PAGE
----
The media tells us that America’s No. 1 problem is the economy.

But I happen to believe, with my limited wisdom, that our the No. 1 problem is a morals problem.

I also believe that if, as a nation, we continue to ignore the real issue of morality, we are in deeper trouble than what appears on the outside. This problem is so evident all around us, it seems that we have deliberately thrown the “moral compass” under the bus.

Americans, this is a terrible mistake!

With all the information at our disposal, we are without excuse to not be well informed of our early Christian heritage, here in this great Republic.

If you’ll take the time to read the actual documents/letters written by our founders, you will find out the truth. To get started, go to Google, search for David Barton’s Wallbuilders and you will begin the process of educating yourself to the real facts of the Christian faith of our founding fathers. They were not just a bunch of illiterate country bumpkins, as some would lead you to believe. And if you search even further you will find that most of them had a college degree.

It seems that our school systems and colleges have either purposefully omitted or deleted from their textbooks the true facts surrounding the faith of early America.

Were most of our Christian founders something less than wise to believe in a God so orderly and awesome?

Were they the fools — or are we the fools?

Is our Constitution written by geniuses to free people or did that just come about by man’s feeble knowledge?

Think about it!

Isn’t America’s morality the No. 1 problem of our day?

Whatever you come up with that‘s fine, but in my opinion, this is the only solution.

“If my people, who are called by My Name, will humble themselves, and pray and seek My face, and turn from their wicked ways, then will I hear from Heaven and will answer their prayer and will forgive their sin and will heal their land.” — II Chronicles 7:14

Gene Graves



Who's next?

They say that these little towns like Camden and Rockport are close-knit communities, where people care about each other, help each other, protect their own.

I wondered about that as I stood out in the rain last Wednesday night and watched the Frye house be torn down piece by piece. Where was the community, the outraged majority, the reporter, photographer, the witnesses to this final devastation? Where was the "Community That Cares?"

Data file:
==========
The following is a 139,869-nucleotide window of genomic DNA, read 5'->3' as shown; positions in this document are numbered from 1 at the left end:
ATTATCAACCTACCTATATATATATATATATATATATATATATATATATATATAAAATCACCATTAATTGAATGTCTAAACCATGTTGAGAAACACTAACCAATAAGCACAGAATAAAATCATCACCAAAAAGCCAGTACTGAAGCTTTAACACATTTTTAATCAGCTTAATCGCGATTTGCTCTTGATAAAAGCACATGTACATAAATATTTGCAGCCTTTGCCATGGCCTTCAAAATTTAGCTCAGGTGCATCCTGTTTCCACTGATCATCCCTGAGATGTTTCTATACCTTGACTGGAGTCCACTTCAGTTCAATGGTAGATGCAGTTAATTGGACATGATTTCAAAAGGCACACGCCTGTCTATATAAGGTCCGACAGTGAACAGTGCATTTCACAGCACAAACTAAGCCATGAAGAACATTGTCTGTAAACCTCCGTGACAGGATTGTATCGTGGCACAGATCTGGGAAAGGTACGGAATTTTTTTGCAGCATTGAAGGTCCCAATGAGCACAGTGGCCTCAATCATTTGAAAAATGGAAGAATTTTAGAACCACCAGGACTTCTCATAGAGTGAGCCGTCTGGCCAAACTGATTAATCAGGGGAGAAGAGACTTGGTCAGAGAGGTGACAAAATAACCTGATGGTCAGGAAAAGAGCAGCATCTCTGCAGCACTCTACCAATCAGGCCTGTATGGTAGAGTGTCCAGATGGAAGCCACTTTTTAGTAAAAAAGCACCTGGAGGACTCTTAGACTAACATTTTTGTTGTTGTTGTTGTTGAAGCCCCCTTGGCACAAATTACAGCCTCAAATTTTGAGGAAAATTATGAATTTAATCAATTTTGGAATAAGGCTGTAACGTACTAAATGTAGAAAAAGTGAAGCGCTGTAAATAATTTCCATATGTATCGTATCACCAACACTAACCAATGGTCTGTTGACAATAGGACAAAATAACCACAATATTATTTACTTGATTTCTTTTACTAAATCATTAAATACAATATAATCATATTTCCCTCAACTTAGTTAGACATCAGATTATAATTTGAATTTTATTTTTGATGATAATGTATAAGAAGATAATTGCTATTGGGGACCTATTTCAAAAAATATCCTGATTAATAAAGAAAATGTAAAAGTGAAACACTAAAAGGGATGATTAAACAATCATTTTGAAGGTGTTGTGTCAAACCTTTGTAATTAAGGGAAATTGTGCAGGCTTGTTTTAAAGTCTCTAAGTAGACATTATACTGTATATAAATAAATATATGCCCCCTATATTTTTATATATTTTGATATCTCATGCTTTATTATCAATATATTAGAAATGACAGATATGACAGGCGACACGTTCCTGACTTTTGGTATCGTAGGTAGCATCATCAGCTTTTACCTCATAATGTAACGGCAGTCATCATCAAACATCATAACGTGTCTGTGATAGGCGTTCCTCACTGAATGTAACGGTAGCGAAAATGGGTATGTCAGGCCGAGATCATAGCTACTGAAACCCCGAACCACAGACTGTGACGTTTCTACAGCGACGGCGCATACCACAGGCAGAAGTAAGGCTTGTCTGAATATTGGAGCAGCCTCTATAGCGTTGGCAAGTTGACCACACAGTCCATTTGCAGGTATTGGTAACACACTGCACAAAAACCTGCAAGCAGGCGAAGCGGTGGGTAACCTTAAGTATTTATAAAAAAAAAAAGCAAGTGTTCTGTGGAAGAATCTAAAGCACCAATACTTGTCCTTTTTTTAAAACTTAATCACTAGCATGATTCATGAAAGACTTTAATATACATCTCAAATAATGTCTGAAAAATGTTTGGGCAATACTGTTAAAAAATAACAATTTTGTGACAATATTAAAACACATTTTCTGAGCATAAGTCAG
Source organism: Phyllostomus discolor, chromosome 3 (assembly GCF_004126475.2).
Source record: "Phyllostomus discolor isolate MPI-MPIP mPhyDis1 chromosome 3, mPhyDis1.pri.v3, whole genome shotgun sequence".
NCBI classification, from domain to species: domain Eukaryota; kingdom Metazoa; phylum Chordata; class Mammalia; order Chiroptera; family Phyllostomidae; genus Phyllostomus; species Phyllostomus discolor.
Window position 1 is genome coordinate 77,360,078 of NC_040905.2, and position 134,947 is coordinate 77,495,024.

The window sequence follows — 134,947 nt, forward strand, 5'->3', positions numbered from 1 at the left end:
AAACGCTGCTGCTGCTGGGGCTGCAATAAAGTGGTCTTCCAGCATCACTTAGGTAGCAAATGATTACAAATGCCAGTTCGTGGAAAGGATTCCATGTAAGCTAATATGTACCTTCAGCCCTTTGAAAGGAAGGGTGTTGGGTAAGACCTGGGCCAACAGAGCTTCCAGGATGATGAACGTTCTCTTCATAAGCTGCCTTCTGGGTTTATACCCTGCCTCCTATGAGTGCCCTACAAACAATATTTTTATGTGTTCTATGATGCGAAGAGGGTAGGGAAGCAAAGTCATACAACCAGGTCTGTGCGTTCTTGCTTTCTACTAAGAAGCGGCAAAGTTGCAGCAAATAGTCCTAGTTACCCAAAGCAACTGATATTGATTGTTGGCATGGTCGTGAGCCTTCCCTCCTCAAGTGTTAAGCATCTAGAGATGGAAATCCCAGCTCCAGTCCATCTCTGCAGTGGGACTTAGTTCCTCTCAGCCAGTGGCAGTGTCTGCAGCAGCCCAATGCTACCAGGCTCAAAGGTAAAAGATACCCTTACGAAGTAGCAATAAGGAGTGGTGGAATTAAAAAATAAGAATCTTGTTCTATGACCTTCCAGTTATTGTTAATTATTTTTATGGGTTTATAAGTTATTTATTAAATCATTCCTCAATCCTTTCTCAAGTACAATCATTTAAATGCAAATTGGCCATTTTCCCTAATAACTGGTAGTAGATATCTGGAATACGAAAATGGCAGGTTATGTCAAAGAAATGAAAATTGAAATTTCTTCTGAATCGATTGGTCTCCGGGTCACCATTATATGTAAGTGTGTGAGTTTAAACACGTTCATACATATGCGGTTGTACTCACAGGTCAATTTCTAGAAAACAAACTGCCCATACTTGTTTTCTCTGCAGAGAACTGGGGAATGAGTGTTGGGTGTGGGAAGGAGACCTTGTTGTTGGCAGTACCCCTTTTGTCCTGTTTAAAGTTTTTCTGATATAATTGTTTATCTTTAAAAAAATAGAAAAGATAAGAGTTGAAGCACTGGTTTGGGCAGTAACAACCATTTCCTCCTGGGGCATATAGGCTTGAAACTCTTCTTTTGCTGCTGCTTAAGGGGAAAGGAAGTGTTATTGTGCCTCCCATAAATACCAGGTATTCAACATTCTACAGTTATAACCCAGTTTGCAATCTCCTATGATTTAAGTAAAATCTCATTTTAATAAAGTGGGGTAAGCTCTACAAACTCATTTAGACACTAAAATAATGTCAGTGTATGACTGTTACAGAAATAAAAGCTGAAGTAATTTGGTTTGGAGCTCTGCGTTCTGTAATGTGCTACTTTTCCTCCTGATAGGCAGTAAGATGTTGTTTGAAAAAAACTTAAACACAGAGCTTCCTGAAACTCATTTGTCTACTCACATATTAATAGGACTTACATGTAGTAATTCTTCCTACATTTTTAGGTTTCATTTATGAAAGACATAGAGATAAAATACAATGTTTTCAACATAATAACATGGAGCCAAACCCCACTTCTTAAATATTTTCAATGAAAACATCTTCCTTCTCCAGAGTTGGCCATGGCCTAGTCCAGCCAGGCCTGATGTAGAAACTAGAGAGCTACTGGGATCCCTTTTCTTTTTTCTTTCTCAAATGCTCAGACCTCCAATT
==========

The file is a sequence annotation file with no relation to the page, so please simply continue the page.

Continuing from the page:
The crane guy had no idea what the issue was, and why should he, he was from some other town. He was saying it was taking longer than he thought, that the framework was post and beam and wasn't giving in so easily. Someone suggested that he could get the thing down much easier with some kind of winch that you just tie around the midsection and give a great big tug.

I asked if I could go inside and take some shots from there. He said no, that he wouldn't be afraid to go in, it was still strong even with half it's beams down, but no, insurance stuff wouldn't let him let me.

The contractors came by. A lady asked what kind of condominium was going up. Oh no, he said. That was rumors. It's going to be a little house, set back from the street he said.

I wondered, maybe the condo is going to be built in front of that. The house directly next to and the one across from the condo-to-be will not be able to sell their houses. Who wants to live next to an oversized bunk bed when you can find a better house down the block? So those people will be forced to sell to whoever will buy, and that would be the condo people.

Meanwhile, the rest of you in that area better get looking for a new place to put your houses, dig them up and move them. Then all you have to do now is wait and see and wonder- "Who's Next?

George Morrill



Comments (2)
Posted by: Jeff Sukeforth | Feb 08, 2013 08:03

It would appear that Mr. Morrill's idea of a close knit group is one that can tell others what to do with their own property and lives.  It matters not what the new owners wish to build, small house of a condo which take sup most of the footprint.  I think Mr. Morrill is forgetting that perhpas the new owners do have a feeling for their neighbors as it was reported they provided information on the destruction and pending construction. As Mr. Morrill found out the community perhaps in this case did not feel the need to come together on the day he stood outside and watched, or more importantly the concerned citizens of the  community knows enough to stay inside out of the rain. 

Posted by: Bill Packard | Feb 07, 2013 18:28

I've lived in this area all my life, so I get it.  Believe me some things that have happened do not set well with me, but people owned the properties and therefore owned the right to do what they wish.  Would Mr. Morrill be OK with me and several of friends coming by and telling him what he should or shouldn't do on his property?  We are a close knit community group.